FEATURE | SATURDAY, OCTOBER 6, 2012
A Better Test for Colon Cancer?
By ANDREW BARY
A key study of the effectiveness of an Exact Sciences test aimed at early detection of the disease nears completion. If it works, the company's shares should get healthier.
Colon cancer has been called the most preventable, but least prevented, form of cancer. There are more than 143,000 new cases and about 50,000 deaths from the disease in the U.S. each year, making it second only to lung cancer in annual cancer mortality.
If people over 50 adhere to medical-screening guidelines and get colonoscopies every 10 years, the odds of dying from colon cancer are very low because doctors can see and remove precancerous growths during the exam. It can take a decade or more for these precancerous polyps to turn into cancer. However, half of all Americans over 50 don't follow screening recommendations. Many never get colon exams because of cost, inconvenience, fear, or dislike of the unpleasant bowel-cleansing substances they must consume before the examination. So, more than half of colon cancers are diagnosed at a late stage, when death rates can be high, in part because the most common screening test—a check for blood in stool—isn't good at detecting precancerous growths.
THIS HAS CREATED AN OPPORTUNITY for little-known Exact Sciences of Madison, Wis., which has developed a sophisticated colon-cancer screening test based on DNA markers. The test is undergoing a large clinical trial involving 10,000 people that will compare its accuracy with the current stool-based test and the "gold standard"—the colonoscopy. The new test showed favorable results in two studies involving frozen stool samples, in 2010 and 2011.
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a "Feature" article from Barron's dated 10-12-2012
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Exact Sciences (ticker: EXAS) hopes that its self-administered stool test can detect 85% of cancers and more than half of pre-cancerous growths, with a false-positive rate of only 10%. That's considerably better than the best existing test, which detects an estimated 65% of cancers and fewer than 25% of precancerous growths.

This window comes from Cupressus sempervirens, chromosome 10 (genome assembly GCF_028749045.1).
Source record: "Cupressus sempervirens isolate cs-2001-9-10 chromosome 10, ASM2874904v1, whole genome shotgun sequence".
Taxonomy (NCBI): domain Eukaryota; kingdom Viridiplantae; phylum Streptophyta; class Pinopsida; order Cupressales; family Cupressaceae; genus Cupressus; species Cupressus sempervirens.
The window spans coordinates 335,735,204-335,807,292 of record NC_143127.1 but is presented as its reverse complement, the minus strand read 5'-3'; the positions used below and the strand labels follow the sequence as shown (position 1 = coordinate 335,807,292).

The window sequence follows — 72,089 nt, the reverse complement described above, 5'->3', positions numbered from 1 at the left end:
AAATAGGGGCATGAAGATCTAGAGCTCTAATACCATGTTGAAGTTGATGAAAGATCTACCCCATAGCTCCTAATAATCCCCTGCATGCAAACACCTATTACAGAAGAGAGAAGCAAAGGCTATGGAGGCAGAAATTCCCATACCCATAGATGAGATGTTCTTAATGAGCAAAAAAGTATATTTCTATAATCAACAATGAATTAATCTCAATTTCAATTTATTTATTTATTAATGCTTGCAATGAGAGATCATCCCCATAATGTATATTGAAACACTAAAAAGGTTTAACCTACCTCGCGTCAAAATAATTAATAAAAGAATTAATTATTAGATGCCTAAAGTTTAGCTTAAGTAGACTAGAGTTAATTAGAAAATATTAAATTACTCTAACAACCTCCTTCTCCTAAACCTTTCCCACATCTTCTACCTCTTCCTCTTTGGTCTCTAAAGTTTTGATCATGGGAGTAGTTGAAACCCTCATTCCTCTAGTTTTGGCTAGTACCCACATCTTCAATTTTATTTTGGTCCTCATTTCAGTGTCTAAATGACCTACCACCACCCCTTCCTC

If the Exact Sciences test becomes widespread, it might detect most precancers if administered every few years. Those who get positive readings would have a strong incentive to get colonoscopies, during which doctors can remove precancerous polyps before they become problematic or identify cancer at an early, curable stage.
If the trial results, expected in early 2013, are favorable, the test, known as Cologuard, could be approved by the Food and Drug Administration within a year and hit the market in 2014. It isn't easy to peg the potential size of the market because that depends on acceptance from doctors and patients, as well as the test's cost. But Exact Sciences' annual revenue could top $500 million or even $1 billion by the end of this decade if Cologuard gains wide acceptance.
Exact Sciences isn't totally undiscovered. Its shares have moved up 70% in the past year to about $11, producing a stock-market value of $700 million, as investors anticipate favorable trial results and commercialization.
There could be more appreciation potential, however, into the high teens or $20s, if the test clears key hurdles. Some investors are betting that FDA approval could prompt a takeover of Exact Sciences at a nice premium to the current share price by a larger health-care outfit.
However, Exact Sciences is risky. It has minimal revenue and is betting its future on the colon-cancer test. If trial results are disappointing and the test doesn't clear the FDA, the shares might collapse.
"While we acknowledge the risks inherent with a single-product company in the midst of their pivotal trial, we see this as a must-own name in the sector, given the multi-hundred-million-dollar annual market opportunity, the lack of competition, the cost savings this product can bring to the system, and the tremendous public health benefit that could emerge," wrote William Blair analyst Brian Weinstein in a report this summer. He rates the stock Outperform.
Weinstein is a fan of Kevin Conroy, who became Exact Sciences CEO in 2009 and is leading its charge on multiple fronts. Besides seeking FDA approval for the test, the company is trying to arrange for Medicare and private insurers to pay for it. It's also laying the groundwork to market Cologuard to large health-care groups that employ about 40% of the country's 300,000 primary-care doctors, who would prescribe the test.
Last month, Conroy told an investor group: "We've developed a test that is very, very powerful, sensitive for cancer and precancer. We have exclusive intellectual property around it. It's a test that's easy to use. I suspect it's a test that everybody in this room is going to want to use when it becomes available." Last week, sounding like a missionary, he commented: "We're totally focused on securing FDA approval and Medicare coverage for this innovative, noninvasive test and launching it broadly, first in the U.S. and then globally. This test could have a major impact on colon cancer incidence and mortality."